Tall Bellflower can be either an annual or a biennial, and will successfully reseed itself. It is somewhat taller than the European Bellflower, growing up to 6 feet high, but more commonly in the range of 2 to 4 feet. The main stem is a bit hairy, is usually not branched, slightly angled, and contains a milky sap.
Leaves: Upper leaves are lance shaped narrowly tapered on each end. Lower leaves can be more egg to ovoid shaped tapered at the base to a stalk that is almost half as long as the leaf blade, and abruptly tapered at the top to a long pointed tip. The most upper leaves are stalkless. All leaves have toothed margins and are alternate on the stem. In size the larger lower leaves are up to 6 inches long - 3x as long as wide.
The inflorescence is a tall spike atop the stem or in less frequent cases, on a side stem rising from an upper leaf axil. Between the flowers on the spike are small green leafy bracts, the lower ones resembling small leaves, the upper ones merely thin and pointed.
The flowers are 5-part with a pale blue to violet bell-shaped flower corolla that separates into 5 lobes which appear satiny in sunlight and tend to have curly edges and visually open to a star shape. Each flower has a pale center nectar ring that surrounds a 5-angled, 3-celled ovary and in the center of the ring is a long curved light purple color protruding style with a 3-lobed stigma at the tip which curves upward. The five stamens rise within the ring from the base of the style. The anthers are yellow and form a spiral at maturity. The calyx is green, smooth, and its five long-pointed lobes reflex backward as the flower opens.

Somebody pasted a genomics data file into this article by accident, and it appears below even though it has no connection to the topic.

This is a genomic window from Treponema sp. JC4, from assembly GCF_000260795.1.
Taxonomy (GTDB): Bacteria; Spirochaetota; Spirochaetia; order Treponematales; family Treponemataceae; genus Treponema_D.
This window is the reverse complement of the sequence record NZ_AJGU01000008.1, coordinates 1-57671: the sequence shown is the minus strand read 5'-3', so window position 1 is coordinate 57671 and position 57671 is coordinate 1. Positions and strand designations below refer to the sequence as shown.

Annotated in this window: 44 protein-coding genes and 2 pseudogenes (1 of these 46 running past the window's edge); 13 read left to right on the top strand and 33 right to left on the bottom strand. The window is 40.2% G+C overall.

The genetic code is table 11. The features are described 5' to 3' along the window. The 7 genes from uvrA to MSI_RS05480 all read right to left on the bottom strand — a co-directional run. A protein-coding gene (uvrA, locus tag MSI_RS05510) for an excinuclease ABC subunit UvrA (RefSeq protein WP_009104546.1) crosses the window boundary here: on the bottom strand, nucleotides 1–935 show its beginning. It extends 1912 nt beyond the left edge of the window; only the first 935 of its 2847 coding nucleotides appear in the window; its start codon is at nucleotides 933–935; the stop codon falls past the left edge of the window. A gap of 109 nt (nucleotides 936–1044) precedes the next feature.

Seed: Mature flowers produce a 3-celled seed capsule shaped like a turban or slender top, that is erect, ribbed and opens by the valves at the top. Dispersion is simply by wind shaking the stem. Seeds are light, about 170,000 to the ounce. They should be surface sown and require 30 days of cold stratification for germination.
Habitat: Tall Bellflower grows from a taproot in wet mesic to dry mesic woods and woodland edges where the soil is rich and the sun is partial to light shade.
Names: There is a move afoot to reclassify into the genus Campanulastrum, due to the difference in flower structure with those other plants in Campanula. Many references still place it in Campanula. The Minnesota authorites at the University Herbarium and the USDA have, moved to the new class. Flora of North America has yet to re-publish on the Bellflower family. The old genus name Campanula is derived from the Latin campana, meaning 'little bell', referring to the bell shaped flowers. This bellflower does not have the same shape flower as the others, the petals spread wide into more of a modified bell, almost saucer shape. The new genus, Campanulastrum refers to the modified bell and the spongy nectar ring at the base of the corolla. The species, americanum, is 'of America' to distinguish this species from the European variety.
The author name for the plant classification originally was 'L.' which refers to Carl Linnaeus (1707-1778), Swedish botanist and the developer of the binomial nomenclature of modern taxonomy. In the new genus, the classification is Campanulastrum americanum (L.) Small, where the work of Linnaeus has been amended by 'Small', which refers to John Kunkel Small (1869-1938), American Botanist, first curator of the New York Botanical Garden, best known for Flora of the Southeastern United States.